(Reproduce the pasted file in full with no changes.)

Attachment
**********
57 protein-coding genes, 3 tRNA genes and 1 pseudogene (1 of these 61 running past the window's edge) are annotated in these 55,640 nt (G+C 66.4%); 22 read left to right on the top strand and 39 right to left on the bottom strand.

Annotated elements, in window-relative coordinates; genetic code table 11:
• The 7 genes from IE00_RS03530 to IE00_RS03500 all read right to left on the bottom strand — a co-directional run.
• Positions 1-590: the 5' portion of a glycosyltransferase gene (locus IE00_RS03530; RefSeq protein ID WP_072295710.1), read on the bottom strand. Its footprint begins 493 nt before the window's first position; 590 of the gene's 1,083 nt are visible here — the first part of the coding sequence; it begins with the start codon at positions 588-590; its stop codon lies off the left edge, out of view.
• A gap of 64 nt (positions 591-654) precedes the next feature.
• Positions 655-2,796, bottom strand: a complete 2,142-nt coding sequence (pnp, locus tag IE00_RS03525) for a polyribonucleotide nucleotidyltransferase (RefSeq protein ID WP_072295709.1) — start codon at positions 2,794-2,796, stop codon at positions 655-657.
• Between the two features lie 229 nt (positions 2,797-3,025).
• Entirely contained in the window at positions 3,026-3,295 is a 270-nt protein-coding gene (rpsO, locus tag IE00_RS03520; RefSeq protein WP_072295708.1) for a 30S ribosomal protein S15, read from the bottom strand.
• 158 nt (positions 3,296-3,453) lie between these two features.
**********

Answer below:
57 protein-coding genes, 3 tRNA genes and 1 pseudogene (1 of these 61 running past the window's edge) are annotated in these 55,640 nt (G+C 66.4%); 22 read left to right on the top strand and 39 right to left on the bottom strand.

Annotated elements, in window-relative coordinates; genetic code table 11:
• The 7 genes from IE00_RS03530 to IE00_RS03500 all read right to left on the bottom strand — a co-directional run.
• Positions 1-590: the 5' portion of a glycosyltransferase gene (locus IE00_RS03530; RefSeq protein ID WP_072295710.1), read on the bottom strand. Its footprint begins 493 nt before the window's first position; 590 of the gene's 1,083 nt are visible here — the first part of the coding sequence; it begins with the start codon at positions 588-590; its stop codon lies off the left edge, out of view.
• A gap of 64 nt (positions 591-654) precedes the next feature.
• Positions 655-2,796, bottom strand: a complete 2,142-nt coding sequence (pnp, locus tag IE00_RS03525) for a polyribonucleotide nucleotidyltransferase (RefSeq protein ID WP_072295709.1) — start codon at positions 2,794-2,796, stop codon at positions 655-657.
• Between the two features lie 229 nt (positions 2,797-3,025).
• Entirely contained in the window at positions 3,026-3,295 is a 270-nt protein-coding gene (rpsO, locus tag IE00_RS03520; RefSeq protein WP_072295708.1) for a 30S ribosomal protein S15, read from the bottom strand.
• 158 nt (positions 3,296-3,453) lie between these two features.